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Understanding what types of heart-healthy foods to incorporate into your diet can be a confusing process. There are many articles online stating that certain foods or diet fads can benefit you; but who’s to know what is real and what isn’t? Fortunately for us, our Registered Dietitian, Marsha Rosen, has curated a list of heart-healthy foods that are highly beneficial for your diet.

Your list of foods for a balanced diet should include a variety of choices from all food groups.

Here are some excellent suggestions to begin with and build on.

5 Heart-Healthy Foods

Salmon – Salmon and other fatty fish like mackerel, anchovies, sardines, herring, trout and arctic char; are extremely good for heart health as they contain plenty of omega-3 fats, which can help to lower the risk of heart disease. It’s recommended that you aim to eat at least 2 servings of fish a week.

There are three types of omega-3 fats:

  • ALA (alpha-linolenic acid)
  • EPA (eicosapentaenoic acid)
  • DHA (docosahexaenoic acid)

All three types of omega-3 fats are important to have in your diet.

Other foods that contain omega-3 fats include:

  • Eggs
  • Margarine enriched with the omega-3 fat DHA – made with fish oil
  • Yoghurt – fortified with Omega-3
  • Soy beverage – Omega-3 fortified
  • Soybeans – edamame

Oatmeal – Oatmeal is a high in soluble fibre, which can help to lower cholesterol. It’s recommended that you avoid eating instant oatmeal, as it often will contain sugar, and instead opting for traditional old-fashioned oats.

Berries – Berries such as strawberries and blueberries are believed to carry antioxidants that help to decrease blood pressure and dilate blood vessels. This is attributed to the benefit of compounds known as anthocyanins, and flavonoids.

Potatoes – Although potatoes can be more challenging to your heart healthy dining, if you don’t deep fry them, they can be extremely good for your heart. They’re rich in potassium and high in fibre (if the skin is left on), which again, can help lower blood pressure and the risk of heart disease.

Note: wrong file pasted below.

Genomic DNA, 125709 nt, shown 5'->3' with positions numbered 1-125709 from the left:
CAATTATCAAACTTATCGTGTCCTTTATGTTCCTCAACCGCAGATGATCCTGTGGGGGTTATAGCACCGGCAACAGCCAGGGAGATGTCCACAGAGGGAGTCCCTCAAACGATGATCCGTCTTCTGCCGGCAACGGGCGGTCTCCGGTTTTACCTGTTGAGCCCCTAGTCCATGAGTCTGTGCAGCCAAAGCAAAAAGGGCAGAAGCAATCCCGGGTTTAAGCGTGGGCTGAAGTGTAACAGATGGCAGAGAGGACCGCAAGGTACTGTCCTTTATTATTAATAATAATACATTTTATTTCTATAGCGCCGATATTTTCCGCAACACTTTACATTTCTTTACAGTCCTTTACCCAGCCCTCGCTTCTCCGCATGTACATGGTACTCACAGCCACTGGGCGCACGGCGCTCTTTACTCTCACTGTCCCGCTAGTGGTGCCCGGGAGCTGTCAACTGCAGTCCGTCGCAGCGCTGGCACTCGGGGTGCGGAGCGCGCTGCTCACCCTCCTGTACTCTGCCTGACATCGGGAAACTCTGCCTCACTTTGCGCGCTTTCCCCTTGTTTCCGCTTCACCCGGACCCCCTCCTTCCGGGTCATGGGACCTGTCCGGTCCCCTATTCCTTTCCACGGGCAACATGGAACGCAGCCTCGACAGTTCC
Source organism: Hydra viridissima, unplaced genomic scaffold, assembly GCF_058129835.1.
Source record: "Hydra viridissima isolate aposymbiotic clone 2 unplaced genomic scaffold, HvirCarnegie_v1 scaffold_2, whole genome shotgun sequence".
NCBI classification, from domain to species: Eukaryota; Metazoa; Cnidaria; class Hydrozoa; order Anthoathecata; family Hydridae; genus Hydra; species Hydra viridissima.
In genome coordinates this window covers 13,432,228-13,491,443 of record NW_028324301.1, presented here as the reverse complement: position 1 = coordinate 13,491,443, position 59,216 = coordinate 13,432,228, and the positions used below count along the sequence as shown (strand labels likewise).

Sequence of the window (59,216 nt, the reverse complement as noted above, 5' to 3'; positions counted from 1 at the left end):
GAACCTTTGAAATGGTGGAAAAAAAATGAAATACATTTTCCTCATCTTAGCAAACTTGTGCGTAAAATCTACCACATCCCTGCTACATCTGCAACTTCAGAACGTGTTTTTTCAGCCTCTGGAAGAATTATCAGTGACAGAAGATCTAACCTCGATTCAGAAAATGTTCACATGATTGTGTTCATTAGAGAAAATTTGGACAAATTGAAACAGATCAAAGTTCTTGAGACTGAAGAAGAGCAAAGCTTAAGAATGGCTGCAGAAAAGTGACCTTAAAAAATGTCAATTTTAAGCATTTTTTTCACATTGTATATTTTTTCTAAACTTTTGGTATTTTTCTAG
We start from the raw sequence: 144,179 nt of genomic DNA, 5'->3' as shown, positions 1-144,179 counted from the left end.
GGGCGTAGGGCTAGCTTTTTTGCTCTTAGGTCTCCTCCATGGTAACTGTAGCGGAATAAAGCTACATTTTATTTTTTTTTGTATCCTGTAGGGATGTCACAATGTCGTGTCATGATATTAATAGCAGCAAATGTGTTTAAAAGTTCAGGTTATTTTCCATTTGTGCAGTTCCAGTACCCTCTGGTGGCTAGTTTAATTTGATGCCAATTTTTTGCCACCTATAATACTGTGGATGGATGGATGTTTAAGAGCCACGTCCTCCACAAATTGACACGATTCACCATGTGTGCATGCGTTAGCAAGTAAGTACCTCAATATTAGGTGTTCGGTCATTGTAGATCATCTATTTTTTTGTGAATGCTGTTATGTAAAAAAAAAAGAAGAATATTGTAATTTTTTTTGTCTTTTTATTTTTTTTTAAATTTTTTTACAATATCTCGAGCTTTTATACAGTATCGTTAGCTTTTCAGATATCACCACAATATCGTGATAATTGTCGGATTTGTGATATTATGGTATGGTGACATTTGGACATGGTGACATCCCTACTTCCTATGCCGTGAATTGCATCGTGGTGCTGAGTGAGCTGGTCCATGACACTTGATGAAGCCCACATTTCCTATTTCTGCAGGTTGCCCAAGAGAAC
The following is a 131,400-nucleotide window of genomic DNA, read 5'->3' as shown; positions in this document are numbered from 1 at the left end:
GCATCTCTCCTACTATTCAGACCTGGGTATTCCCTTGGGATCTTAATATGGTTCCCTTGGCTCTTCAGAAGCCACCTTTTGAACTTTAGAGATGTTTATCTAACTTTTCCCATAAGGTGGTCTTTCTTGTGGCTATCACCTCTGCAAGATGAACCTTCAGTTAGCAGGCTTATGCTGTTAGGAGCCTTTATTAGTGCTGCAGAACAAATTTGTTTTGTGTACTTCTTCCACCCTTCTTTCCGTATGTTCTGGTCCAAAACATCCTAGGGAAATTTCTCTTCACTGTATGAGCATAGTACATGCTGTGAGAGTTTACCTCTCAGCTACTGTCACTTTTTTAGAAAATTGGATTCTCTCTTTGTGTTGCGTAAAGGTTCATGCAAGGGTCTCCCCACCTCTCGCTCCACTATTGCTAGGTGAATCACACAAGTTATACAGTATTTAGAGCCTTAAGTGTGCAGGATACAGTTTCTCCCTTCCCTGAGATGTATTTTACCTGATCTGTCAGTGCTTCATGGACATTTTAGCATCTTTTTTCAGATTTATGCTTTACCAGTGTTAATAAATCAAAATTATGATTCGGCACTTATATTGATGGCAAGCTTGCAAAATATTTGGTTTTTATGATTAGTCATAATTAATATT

Tomatoes – Similar to potatoes, tomatoes are high in heart-healthy potassium. Plus they’re a good source of the antioxidant lycopene. Lycopene is a carotenoid that may help to get rid of “bad ” cholesterol, keep blood vessels open and lower heart attack risk.

  1. Limit your intake of salt and caffeine. (No more than the equivalent of four regular cups of coffee per day.)
  2. Try to get 8 hours of sleep each night.
  3. Have regular check-ups with your physician. Early detection is the key to a successful solution.
  4. Keep a positive attitude and wear a smile… it takes only 22 muscles to smile, but 37 to frown.
  5. Make time for leisure activities such as reading, hobbies, sports, TV etc.
  6. Invest in CPR and AED education and training, and encourage your family and friends to do the same.

Serves 2


4Skinless, boneless chicken thigh fillets
1Small fresh red chili, deseeded and finely chopped
1Clove garlic, crushed
½ tspDried oregano
1 TspSmoked paprika
3 TspOlive oil
1 TbspFreshly squeezed lemon juice
Freshly GroundBlack pepper (taste)
1Red pepper, deseeded and cut into small chunks
1Red onion, sliced or cut into thin wedges


Score a couple of deep slashes in each chicken thigh using a sharp knife. Combine red chili, garlic (if using), oregano, smoked paprika, 2 teaspoons of the olive oil, the lemon juice and black pepper in a bowl. Add chicken thighs; turn to coat all over. Cover; leave to marinate in a cool place for 30 minutes.

Preheat oven to 350ºF/175ºC. Put red pepper and red onion into a small, non-stick roasting tin; add remaining olive oil and toss to coat. Add chicken thighs to roasting pan, nestling them among vegetables.

Roast in the oven for 30–40 minutes or until chicken is thoroughly cooked (165⁰ F/74⁰ C – internal temperature) and piping hot, stirring vegetables and turning chicken thighs over about halfway through cooking.

Serve immediately with crusty bread or flatbreads and a mixed-leaf salad.

This recipe was found on the British Heart Foundation’s site. We have plenty of heart-healthy recipes, but if you’re looking for more, they’re a great resource. 

Recipes From Our Resident Expert, Marsha Rosen, RD
Here are some heart healthy recipes provided by Marsha Rosen, RD (Registered Dietitian). Marsha is